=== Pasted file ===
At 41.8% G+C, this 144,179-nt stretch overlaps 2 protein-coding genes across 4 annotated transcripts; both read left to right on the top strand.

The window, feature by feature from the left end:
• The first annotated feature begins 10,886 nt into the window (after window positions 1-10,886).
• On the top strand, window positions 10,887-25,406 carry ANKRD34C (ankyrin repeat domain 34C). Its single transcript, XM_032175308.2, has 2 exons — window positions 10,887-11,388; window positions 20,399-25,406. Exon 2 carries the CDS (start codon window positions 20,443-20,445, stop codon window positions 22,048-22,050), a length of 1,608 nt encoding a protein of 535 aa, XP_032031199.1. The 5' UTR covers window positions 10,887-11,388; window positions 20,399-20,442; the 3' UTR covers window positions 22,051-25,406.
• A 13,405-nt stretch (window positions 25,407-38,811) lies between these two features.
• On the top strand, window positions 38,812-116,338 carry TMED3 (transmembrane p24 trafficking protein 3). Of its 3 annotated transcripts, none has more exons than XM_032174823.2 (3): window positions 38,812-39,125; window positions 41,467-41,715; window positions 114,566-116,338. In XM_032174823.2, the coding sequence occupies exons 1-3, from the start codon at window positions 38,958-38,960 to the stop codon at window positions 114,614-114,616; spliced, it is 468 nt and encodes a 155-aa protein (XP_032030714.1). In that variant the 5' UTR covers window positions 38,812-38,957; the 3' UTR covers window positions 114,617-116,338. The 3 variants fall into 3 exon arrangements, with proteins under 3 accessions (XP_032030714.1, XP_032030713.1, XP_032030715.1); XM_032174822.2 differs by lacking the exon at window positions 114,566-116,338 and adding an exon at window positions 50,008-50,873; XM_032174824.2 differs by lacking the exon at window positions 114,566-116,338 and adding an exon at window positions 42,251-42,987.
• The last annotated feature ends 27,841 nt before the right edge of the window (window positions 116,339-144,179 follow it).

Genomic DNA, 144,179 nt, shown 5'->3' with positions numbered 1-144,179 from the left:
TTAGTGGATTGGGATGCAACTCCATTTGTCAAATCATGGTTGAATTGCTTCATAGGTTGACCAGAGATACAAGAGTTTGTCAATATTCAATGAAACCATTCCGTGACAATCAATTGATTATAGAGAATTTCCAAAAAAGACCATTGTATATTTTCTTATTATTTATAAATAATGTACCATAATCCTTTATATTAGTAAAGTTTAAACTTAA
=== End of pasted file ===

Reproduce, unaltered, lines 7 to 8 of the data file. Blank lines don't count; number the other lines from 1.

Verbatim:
• The last annotated feature ends 27,841 nt before the right edge of the window (window positions 116,339-144,179 follow it).

Genomic DNA, 144,179 nt, shown 5'->3' with positions numbered 1-144,179 from the left: